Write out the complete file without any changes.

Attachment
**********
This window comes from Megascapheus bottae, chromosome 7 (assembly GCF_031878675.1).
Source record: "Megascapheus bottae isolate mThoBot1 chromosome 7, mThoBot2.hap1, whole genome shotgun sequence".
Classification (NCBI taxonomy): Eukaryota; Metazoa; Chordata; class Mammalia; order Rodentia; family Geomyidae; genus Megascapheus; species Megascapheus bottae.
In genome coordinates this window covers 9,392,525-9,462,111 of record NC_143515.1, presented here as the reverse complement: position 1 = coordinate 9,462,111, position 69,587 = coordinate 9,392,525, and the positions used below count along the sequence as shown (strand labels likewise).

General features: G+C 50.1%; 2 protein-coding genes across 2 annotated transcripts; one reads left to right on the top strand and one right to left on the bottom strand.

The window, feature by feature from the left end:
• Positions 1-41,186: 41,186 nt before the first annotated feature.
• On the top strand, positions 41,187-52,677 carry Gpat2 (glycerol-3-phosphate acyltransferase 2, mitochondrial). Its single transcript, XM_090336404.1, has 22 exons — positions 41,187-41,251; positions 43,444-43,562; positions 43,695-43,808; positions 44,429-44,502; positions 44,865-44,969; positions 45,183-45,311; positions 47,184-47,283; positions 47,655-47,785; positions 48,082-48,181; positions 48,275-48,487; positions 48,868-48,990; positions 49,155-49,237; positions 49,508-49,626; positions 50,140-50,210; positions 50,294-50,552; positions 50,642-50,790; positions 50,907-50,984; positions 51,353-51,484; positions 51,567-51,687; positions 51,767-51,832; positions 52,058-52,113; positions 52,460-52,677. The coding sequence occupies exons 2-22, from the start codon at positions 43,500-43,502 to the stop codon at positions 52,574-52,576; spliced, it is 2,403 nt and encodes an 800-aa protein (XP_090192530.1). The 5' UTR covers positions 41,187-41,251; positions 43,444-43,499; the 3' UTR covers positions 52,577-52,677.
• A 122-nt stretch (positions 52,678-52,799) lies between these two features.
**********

This window comes from Megascapheus bottae, chromosome 7 (assembly GCF_031878675.1).
Source record: "Megascapheus bottae isolate mThoBot1 chromosome 7, mThoBot2.hap1, whole genome shotgun sequence".
Classification (NCBI taxonomy): Eukaryota; Metazoa; Chordata; class Mammalia; order Rodentia; family Geomyidae; genus Megascapheus; species Megascapheus bottae.
In genome coordinates this window covers 9,392,525-9,462,111 of record NC_143515.1, presented here as the reverse complement: position 1 = coordinate 9,462,111, position 69,587 = coordinate 9,392,525, and the positions used below count along the sequence as shown (strand labels likewise).

General features: G+C 50.1%; 2 protein-coding genes across 2 annotated transcripts; one reads left to right on the top strand and one right to left on the bottom strand.

The window, feature by feature from the left end:
• Positions 1-41,186: 41,186 nt before the first annotated feature.
• On the top strand, positions 41,187-52,677 carry Gpat2 (glycerol-3-phosphate acyltransferase 2, mitochondrial). Its single transcript, XM_090336404.1, has 22 exons — positions 41,187-41,251; positions 43,444-43,562; positions 43,695-43,808; positions 44,429-44,502; positions 44,865-44,969; positions 45,183-45,311; positions 47,184-47,283; positions 47,655-47,785; positions 48,082-48,181; positions 48,275-48,487; positions 48,868-48,990; positions 49,155-49,237; positions 49,508-49,626; positions 50,140-50,210; positions 50,294-50,552; positions 50,642-50,790; positions 50,907-50,984; positions 51,353-51,484; positions 51,567-51,687; positions 51,767-51,832; positions 52,058-52,113; positions 52,460-52,677. The coding sequence occupies exons 2-22, from the start codon at positions 43,500-43,502 to the stop codon at positions 52,574-52,576; spliced, it is 2,403 nt and encodes an 800-aa protein (XP_090192530.1). The 5' UTR covers positions 41,187-41,251; positions 43,444-43,499; the 3' UTR covers positions 52,577-52,677.
• A 122-nt stretch (positions 52,678-52,799) lies between these two features.